September 16, 2020
For some athletes, COVID-19 isn’t over even when it’s over. A study of Ohio State University athletes has found that 30 percent showed signs of heart inflammation even after recovering from the virus.
It’s the latest example of this heart condition, myocarditis, associated with COVID-19 in patients with no history of heart disease. Red Sox pitcher Eduardo Rodriguez missed the abbreviated Major League Baseball season after being diagnosed with myocarditis following a positive COVID-19 test. Myocarditis weakens the heart, leaving scar tissue that makes it more difficult to deliver blood and oxygen to the body.
The study, conducted by doctors at Ohio State’s Wexner Medical Center and reported Sept. 11 in JAMA Cardiology, evaluated 26 football, basketball, soccer, track and lacrosse athletes using cardiac magnetic resonance tests. All had recovered from COVID-19 without requiring hospitalization or specific treatments. Four, or 15 percent, showed signs of myocarditis. Eight others, or 31 percent, showed signs of prior myocardial injury.
Data from China, published in JAMA Cardiology in March, indicated up to 20 percent of COVID-19 patients experience cardiovascular complications caused by the coronavirus. A more recent study of 100 patients in Germany found 60 percent had myocarditis after their COVID-19 diagnosis.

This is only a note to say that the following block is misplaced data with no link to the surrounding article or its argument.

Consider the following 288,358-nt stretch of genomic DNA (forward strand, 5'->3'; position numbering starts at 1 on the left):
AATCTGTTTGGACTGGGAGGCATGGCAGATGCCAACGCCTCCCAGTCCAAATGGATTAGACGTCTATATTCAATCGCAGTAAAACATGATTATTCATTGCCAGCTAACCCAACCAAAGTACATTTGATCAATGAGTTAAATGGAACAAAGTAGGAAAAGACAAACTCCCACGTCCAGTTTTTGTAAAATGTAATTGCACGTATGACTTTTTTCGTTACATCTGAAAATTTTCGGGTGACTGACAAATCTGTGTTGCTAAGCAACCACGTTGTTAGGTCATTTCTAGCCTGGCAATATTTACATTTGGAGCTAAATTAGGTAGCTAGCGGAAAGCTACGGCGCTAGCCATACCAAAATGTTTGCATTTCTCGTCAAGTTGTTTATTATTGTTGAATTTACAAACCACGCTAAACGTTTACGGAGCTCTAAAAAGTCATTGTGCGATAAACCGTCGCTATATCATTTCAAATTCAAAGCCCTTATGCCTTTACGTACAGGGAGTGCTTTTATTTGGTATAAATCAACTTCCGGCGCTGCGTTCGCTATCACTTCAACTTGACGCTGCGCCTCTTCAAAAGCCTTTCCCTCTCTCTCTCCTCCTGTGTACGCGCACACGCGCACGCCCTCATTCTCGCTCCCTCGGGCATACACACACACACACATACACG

“We’re not sure yet if it is a direct attack of the virus to the heart or if this is just a reflection of systemic inflammation and multisystem failure,” said Dr. Heather Swales, director of the Women’s Heart Wellness Center at The Hospital of Central Connecticut in New Britain. “But it can happen to anyone.”
The Big Ten Conference, which includes Ohio State, postponed its football season until next spring — in part because of concern about players who developed myocarditis after getting COVID-19 — before reversing the decision Sept. 16 with an announcement of an eight-game season beginning Oct. 24.
For more information on myocarditis from the Hartford HealthCare Heart & Vascular Institute, click here.